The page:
Eudora Welty's The Bride of the Innisfallen

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Eudora Welty's The Bride of the Innisfallen

Suzanne Marrs' critical essay, "Place and displaced in Eudora Welty's The

Bride of the Innisfallen," makes the claim that "Welty's increased sense of self-

confidence as a writer was a determining factor in the new patterns her stories

would follow. [Welty's] travel, for extended periods and to faraway lands

influenced her fiction in dramatic ways" (Marrs 1). This statement is true.

Previously the setting for the majority of Welty's writing took place in the place

she knew the best, her home. It seems that Welty was finally able to branch out

and expand her horizons and not stay confined to areas which were familiar and

comfortable for her to write about.

The essay attempts to relate Welty's character Circe to Welty herself stating

that "Circe desires to become a Welty-like wanderer and transcend the limited

roles that have been available to her (4). While this seems to be a reasonable

comparison, this is probably not what Welty was trying to accomplish. Many feel

they have found Welty in many of her writings, but that is not unusual since the

author is the one thinking of what the characters are going to do and say.

Welty's characters may seem to be a shadow of her but if they are, or resemble

Welty's life in any way, this is by accident and was not something Welty was

trying to do on purpose. This is not to say that Welty does not draw from her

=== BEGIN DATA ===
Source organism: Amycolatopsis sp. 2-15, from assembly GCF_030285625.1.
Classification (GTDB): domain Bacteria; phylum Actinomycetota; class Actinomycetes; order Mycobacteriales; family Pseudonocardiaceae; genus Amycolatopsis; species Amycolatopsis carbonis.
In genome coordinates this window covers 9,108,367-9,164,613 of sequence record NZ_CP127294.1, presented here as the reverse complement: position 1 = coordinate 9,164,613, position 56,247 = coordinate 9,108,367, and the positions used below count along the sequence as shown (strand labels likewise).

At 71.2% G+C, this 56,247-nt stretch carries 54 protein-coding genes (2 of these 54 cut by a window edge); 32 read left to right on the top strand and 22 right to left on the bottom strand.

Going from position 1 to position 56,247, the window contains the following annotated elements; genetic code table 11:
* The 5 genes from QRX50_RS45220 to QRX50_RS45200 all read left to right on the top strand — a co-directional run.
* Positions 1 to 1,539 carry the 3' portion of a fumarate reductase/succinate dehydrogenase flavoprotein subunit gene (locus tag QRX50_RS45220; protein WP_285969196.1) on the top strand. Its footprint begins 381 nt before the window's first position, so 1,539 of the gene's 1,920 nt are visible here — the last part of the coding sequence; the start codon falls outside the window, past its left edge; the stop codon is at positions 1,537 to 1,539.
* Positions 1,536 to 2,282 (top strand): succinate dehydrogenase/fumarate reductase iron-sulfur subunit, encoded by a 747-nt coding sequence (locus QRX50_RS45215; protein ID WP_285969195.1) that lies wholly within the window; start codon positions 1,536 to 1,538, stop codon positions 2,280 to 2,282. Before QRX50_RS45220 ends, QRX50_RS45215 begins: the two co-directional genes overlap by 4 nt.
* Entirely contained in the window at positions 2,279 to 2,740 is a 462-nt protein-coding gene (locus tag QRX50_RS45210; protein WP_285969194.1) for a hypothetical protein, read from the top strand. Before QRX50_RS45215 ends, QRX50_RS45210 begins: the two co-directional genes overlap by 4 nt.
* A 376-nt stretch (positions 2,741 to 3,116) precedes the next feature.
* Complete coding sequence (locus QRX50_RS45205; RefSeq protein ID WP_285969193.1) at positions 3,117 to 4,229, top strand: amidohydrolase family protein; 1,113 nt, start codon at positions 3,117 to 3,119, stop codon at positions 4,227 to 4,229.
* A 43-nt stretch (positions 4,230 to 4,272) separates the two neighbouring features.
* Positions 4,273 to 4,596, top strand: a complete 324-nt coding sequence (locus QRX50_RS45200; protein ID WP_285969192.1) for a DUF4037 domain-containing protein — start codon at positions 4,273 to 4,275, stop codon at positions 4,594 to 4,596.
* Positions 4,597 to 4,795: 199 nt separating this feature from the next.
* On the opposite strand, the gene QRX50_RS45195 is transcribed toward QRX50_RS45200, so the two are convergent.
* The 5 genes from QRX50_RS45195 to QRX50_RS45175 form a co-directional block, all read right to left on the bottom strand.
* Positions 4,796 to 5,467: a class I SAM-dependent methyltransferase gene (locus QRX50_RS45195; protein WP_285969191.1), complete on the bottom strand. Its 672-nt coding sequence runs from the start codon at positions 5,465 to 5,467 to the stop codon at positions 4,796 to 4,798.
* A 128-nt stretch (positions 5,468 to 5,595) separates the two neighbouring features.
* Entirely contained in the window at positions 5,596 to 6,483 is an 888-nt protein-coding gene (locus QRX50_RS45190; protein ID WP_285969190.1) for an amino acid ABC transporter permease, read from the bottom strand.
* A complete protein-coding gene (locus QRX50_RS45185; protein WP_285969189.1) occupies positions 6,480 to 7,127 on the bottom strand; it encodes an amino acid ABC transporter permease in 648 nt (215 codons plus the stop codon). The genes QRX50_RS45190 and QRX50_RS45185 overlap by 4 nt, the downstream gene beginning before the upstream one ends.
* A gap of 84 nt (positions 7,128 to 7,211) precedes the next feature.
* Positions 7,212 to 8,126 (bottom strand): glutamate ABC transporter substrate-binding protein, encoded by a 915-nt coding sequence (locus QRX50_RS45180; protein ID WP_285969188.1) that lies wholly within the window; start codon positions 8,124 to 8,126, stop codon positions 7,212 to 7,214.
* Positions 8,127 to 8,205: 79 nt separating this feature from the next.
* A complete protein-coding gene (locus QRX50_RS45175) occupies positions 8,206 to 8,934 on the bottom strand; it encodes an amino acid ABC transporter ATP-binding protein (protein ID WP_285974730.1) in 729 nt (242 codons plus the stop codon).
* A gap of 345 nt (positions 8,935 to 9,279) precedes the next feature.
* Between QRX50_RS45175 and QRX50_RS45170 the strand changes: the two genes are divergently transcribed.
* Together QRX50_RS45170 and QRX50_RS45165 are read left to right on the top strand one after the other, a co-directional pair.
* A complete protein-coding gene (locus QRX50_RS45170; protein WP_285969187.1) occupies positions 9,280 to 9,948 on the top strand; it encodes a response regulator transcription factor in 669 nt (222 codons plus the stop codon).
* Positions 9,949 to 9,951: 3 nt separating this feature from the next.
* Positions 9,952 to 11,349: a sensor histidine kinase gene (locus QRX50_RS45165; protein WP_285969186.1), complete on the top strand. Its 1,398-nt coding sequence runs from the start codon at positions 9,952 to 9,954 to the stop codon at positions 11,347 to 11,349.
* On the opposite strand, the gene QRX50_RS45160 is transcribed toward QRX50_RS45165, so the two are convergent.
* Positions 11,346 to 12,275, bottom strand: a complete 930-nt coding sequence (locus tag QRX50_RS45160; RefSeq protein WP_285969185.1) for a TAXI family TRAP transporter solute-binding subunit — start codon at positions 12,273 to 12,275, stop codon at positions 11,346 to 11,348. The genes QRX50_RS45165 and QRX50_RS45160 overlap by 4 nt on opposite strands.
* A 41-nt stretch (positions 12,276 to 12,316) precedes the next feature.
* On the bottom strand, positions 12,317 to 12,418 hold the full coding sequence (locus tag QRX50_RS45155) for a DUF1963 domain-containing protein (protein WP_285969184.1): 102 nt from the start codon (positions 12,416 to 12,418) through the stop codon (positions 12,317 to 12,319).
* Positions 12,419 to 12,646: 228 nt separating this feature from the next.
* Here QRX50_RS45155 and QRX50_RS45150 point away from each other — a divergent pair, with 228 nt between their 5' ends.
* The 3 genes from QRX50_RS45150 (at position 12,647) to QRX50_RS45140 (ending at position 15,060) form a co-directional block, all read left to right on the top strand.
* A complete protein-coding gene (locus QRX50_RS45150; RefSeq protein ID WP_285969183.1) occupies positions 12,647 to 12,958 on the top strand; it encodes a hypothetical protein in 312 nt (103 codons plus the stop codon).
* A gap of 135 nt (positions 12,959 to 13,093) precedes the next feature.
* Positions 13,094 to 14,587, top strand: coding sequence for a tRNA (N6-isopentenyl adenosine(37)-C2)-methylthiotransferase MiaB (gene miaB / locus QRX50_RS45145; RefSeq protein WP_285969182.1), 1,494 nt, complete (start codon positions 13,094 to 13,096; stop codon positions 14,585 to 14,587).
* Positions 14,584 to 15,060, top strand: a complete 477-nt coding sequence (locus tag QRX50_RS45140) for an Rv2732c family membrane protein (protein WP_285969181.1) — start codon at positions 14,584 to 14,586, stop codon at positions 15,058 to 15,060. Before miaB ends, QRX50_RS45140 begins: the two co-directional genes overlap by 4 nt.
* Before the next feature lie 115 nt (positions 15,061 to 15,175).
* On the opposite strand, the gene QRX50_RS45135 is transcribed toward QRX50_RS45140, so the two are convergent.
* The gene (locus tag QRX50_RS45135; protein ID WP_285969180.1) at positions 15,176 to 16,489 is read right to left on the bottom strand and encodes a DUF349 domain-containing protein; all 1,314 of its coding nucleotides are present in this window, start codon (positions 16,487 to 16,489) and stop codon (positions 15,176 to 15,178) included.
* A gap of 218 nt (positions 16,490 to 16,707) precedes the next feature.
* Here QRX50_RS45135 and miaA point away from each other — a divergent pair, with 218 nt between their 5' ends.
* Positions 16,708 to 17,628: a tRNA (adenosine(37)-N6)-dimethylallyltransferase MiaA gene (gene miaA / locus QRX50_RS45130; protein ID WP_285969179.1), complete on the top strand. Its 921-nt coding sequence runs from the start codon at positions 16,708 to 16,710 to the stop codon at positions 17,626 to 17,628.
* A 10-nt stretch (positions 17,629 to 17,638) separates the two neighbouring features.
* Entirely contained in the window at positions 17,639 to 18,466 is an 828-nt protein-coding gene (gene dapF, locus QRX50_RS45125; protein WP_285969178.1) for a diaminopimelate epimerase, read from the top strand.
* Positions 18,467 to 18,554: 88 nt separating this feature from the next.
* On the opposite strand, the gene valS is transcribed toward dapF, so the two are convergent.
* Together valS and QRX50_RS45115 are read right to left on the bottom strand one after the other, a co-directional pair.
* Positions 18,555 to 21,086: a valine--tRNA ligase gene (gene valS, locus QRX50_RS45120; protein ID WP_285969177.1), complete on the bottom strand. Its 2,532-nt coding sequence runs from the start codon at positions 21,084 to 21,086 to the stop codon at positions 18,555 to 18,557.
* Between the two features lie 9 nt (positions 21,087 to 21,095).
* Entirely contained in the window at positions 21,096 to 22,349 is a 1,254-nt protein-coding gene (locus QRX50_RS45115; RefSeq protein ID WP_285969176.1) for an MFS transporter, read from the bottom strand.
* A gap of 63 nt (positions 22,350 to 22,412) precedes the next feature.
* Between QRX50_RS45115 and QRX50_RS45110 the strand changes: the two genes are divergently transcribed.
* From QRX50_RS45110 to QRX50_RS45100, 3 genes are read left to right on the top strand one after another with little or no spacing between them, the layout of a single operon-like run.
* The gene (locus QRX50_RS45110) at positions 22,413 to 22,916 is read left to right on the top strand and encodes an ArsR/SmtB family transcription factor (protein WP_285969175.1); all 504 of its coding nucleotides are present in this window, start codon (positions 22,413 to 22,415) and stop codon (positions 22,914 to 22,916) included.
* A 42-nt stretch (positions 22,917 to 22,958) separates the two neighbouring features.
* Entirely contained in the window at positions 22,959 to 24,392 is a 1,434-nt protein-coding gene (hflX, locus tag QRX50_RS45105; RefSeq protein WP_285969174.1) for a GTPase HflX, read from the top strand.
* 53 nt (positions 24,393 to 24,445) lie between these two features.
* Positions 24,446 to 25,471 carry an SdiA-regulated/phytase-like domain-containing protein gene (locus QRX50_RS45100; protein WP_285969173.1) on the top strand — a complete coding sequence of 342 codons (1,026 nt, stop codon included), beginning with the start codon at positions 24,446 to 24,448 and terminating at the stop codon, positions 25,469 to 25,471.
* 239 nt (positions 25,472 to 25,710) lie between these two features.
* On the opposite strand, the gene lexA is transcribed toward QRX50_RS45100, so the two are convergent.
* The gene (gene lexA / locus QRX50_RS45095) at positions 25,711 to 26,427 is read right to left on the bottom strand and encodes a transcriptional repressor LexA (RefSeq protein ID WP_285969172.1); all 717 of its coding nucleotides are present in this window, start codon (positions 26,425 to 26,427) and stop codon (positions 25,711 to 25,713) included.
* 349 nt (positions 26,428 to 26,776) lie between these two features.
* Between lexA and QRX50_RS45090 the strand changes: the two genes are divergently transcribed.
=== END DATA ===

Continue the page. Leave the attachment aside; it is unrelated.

experiences. "The Bride of the Innisfallen" draws from Welty's journey from

London to Ireland (5). Authors almost always draw from their own experiences.

Looking at Welty's earlier work this is apparent from her setting in Jackson, her

hometown. Even though the setting may be familiar to her, this does not mean

that the characters in the book are supposed to be her.

Marrs says that in "Going to Naples" Welty wrote herself in a sense into the

story. The comparison is made that like Welty the character Miss Crosby was an

"unattached lady who could not speak a word of Italian"(5). True that Eudora

Welty may be using the character of Miss Crosby to deal with her own personal

experience, but more importantly Welty is drawing from new experiences to

adapt to her writing. No matter how many similarities Miss Crosby is not Eudora

Welty. Welty is simply writing about what she knows.

Not to totally discredit all of Marrs' comparisons, there certainly are many areas
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